Following a Legend
A Q + A with Quinton Hosley.
The sneaking suspicion is that Quinton Hosley was born to play ball. His father, Ronald Mathius, of Rucker Park fame, is considered one of the finest to emanate from the NYC playgrounds, and the word is his mother Hazel wasn’t too shabby on the hardwood either. Hosley was a JuCo All-American at Lamar Community College in Colorado (where he was a roommate and teammate of yours truly) and then continued his rise at Fresno State, where he was a two-time second-team All-WAC selection in 2006 and ’07.
After killing in the Turkish League last season, Q made the jump to Real Madrid in the Euroleague this year, and the Harlem native is loving life in the world’s second-best competition. I recently had a chance to catch up with Q to talk about the influence his father had on his career, life in Europe, his motivation to play in the NBA and his hopes for the future.
SLAM: Tell me about your Dad (Ronald Mathius) as a player.
Quinton Hosley: He played in some minor leagues (including the CBA) in the States, and he played up in Canada too. He was a tough player, he averaged a lot of points—I think at his JuCo he averaged like 40 per game. I’m not sure how many points he averaged in the different leagues that he played in, but I know at one point in the CBA he was up there among the all-time scoring leaders. I don’t know if he’s still up there anymore but I know he was.
SLAM: But he’s mostly known from his play on the streets, right?
QH: Yeah, in the streets he’s kind of a legend. He’s got nine Rucker Park championships, which is the most anyone has won up at the Rucker. I won my first Rucker Park championship a couple of summers back, so I’ve got ways to go catch him (laughs).
SLAM: Your Dad, from all reports, was someone who had enormous potential as a player. Not all of it, for various reasons, was filled. Does that give you determination as you embark on your career?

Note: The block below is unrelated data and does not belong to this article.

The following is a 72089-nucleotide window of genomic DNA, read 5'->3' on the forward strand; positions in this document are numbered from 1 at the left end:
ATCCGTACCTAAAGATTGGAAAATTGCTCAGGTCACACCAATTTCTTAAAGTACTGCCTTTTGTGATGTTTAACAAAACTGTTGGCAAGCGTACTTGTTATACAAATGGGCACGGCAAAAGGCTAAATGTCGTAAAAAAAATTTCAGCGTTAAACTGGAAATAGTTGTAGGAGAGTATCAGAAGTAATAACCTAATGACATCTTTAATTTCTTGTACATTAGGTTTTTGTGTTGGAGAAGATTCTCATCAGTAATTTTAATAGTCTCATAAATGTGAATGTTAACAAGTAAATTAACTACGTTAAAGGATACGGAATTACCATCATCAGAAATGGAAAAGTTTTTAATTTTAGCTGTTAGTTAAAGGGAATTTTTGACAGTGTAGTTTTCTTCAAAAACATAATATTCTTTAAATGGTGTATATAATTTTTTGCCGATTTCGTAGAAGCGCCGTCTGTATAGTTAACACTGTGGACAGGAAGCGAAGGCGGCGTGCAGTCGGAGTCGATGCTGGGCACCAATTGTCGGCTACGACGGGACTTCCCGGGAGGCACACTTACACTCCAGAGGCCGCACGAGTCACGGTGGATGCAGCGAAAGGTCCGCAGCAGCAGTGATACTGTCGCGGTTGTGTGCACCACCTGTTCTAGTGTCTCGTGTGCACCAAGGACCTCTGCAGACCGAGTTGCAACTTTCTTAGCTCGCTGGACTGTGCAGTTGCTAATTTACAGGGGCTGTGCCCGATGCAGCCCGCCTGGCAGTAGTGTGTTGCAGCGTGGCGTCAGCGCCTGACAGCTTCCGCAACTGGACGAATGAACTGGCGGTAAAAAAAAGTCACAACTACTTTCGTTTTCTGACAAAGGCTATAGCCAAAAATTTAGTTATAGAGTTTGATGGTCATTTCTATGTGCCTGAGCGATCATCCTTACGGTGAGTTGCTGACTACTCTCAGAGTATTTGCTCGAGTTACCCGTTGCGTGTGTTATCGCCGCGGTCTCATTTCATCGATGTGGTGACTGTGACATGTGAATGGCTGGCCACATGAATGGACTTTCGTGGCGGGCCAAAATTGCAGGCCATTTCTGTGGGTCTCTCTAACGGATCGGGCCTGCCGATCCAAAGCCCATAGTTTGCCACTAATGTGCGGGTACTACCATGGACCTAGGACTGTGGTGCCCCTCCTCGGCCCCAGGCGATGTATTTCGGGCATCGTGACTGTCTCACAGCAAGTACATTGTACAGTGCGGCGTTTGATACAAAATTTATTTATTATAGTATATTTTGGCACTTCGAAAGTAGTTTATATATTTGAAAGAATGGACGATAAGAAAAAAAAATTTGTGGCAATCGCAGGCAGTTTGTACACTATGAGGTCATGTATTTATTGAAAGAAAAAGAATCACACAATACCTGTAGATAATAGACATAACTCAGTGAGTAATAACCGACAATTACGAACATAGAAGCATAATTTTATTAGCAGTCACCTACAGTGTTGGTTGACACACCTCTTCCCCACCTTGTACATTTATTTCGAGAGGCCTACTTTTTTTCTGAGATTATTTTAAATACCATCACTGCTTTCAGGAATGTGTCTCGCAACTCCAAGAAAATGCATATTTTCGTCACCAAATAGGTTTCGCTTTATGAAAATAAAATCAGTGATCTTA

QH: I think it does, and it doesn’t, at the same time. I don’t look at it like ‘I have to do it [make the NBA], because he didn’t.’ I would love to do it, because it’s something that I want to do. I never want to make it seem like I’m trying to make it just for him. I know if I made it I know he’d be happy, and I’m striving to get over that hump.
SLAM: What influence does he have on you at the moment? I’m sure he talks to you a lot about your career.
QH: Yeah, we talk a lot. He talks to me about the situation that I’m in right now; he lets me know that he’s been in a situation like that, where you’re not the main scoring focus and you’ve got to keep grinding it out. His saying is ‘The cream always rises to the top’ so he tells me ‘Don’t worry about it, you’re cream, you’ll rise to the top’ and whatever I do I’m just going to keep striving to build for better success. I went from a poor team in Turkey to playing for one of the best clubs (Real Madrid) on the planet, and there’s more to build upon from here. That’s what I strive for every day.
SLAM: Tell me about the on-court adjustment – rules, competition, and physicality – of playing in Europe.
QH: You have to really emphasize on really putting the ball down; you have to put the ball down first or they call traveling. So that’s one thing that took me a while to get used to. As far as the physicality of it, I mean, it’s not too tough. The Euroleague play is a little more physical than the Spanish league per say and it varies from league to league in Europe. I know the Greek league is supposed to be the most physical league in all of Europe. Of all the venues that we play at, they let you play more physical in some places.
SLAM: What is your role at Real Madrid?
QH: My coach [Joan Plaza] didn’t really give me a specific role, but I can kind of see the role that he wants me to do. He wants me to be a slasher; to defend 3s, 2s, 1s, on-ball, off-ball, help-side; and then get out and run the floor, to finish at the basket. He doesn’t want me taking too many jump shots. You know, just things like that.